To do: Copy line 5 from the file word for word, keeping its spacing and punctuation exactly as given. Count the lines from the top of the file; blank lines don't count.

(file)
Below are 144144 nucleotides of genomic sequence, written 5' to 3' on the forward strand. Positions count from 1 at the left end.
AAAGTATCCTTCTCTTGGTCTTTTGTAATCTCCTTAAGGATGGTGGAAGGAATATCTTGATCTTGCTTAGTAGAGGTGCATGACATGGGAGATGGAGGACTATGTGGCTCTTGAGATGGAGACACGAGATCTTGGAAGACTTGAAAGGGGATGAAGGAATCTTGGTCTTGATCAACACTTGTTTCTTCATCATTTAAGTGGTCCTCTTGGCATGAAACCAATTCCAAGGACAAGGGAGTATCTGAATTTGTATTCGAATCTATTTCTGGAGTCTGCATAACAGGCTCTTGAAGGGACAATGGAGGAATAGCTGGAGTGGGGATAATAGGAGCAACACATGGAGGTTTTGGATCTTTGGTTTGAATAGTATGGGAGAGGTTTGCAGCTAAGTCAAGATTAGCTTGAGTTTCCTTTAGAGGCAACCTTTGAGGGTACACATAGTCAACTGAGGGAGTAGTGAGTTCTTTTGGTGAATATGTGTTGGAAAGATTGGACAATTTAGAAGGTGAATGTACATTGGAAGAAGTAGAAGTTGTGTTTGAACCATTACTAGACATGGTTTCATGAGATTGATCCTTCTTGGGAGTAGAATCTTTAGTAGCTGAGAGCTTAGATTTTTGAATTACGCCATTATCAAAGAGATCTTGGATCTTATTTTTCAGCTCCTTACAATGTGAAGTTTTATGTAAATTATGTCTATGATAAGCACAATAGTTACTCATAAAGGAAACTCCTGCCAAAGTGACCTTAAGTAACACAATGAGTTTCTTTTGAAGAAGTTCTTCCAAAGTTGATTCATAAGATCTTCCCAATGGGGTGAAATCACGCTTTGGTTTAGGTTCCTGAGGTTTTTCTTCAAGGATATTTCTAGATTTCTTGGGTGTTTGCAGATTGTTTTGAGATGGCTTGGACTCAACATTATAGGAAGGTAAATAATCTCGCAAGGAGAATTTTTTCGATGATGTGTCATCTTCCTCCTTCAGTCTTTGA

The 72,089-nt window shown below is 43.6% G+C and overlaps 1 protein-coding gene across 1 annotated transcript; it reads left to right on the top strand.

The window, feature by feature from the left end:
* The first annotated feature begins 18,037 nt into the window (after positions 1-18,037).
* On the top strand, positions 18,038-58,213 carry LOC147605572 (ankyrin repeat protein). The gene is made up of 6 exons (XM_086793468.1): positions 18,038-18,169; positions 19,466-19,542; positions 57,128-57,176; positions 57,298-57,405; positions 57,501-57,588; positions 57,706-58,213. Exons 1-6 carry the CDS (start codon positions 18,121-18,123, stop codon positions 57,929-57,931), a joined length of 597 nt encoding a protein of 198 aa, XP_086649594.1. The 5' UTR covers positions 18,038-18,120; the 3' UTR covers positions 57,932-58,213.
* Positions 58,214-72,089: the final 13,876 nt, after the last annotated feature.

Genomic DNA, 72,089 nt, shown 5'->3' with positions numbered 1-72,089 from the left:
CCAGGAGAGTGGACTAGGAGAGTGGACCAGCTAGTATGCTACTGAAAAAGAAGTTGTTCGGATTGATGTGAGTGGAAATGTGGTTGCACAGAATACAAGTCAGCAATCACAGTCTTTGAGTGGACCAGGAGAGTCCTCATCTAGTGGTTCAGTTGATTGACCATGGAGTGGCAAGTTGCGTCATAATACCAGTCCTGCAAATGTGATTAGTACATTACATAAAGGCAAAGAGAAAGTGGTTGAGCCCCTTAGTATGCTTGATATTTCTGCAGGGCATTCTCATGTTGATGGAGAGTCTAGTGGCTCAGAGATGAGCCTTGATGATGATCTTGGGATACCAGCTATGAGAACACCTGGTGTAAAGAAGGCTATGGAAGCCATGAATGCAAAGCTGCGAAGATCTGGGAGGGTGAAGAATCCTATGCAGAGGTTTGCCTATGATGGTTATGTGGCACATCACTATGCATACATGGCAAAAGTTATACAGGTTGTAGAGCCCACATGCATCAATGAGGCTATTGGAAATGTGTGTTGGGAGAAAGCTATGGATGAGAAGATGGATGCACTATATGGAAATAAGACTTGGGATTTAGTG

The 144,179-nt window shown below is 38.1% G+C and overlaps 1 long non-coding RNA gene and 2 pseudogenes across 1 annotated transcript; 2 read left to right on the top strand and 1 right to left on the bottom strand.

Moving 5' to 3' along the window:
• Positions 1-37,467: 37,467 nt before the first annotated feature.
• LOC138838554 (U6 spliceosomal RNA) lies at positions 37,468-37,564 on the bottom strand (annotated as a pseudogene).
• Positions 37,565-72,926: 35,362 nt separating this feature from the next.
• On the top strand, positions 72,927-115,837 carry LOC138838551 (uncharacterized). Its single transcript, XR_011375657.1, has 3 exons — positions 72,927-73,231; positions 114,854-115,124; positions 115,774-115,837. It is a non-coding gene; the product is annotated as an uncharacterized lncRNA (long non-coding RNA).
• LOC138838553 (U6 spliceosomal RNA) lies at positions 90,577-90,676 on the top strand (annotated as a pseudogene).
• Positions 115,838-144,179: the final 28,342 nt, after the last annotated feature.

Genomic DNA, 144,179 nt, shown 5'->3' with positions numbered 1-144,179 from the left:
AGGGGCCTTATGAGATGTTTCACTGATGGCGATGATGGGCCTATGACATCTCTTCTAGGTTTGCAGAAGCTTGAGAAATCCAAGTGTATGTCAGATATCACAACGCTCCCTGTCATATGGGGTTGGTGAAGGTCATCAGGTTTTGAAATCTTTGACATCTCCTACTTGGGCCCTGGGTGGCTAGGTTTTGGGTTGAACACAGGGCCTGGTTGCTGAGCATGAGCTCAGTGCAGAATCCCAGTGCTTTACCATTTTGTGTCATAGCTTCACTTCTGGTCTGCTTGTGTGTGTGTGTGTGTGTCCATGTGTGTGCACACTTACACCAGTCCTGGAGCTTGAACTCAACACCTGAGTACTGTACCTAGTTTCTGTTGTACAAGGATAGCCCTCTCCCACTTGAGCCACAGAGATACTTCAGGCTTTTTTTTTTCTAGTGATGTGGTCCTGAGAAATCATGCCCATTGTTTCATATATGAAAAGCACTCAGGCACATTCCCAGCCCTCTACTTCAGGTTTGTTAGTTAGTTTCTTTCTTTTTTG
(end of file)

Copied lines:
* The first annotated feature begins 18,037 nt into the window (after positions 1-18,037).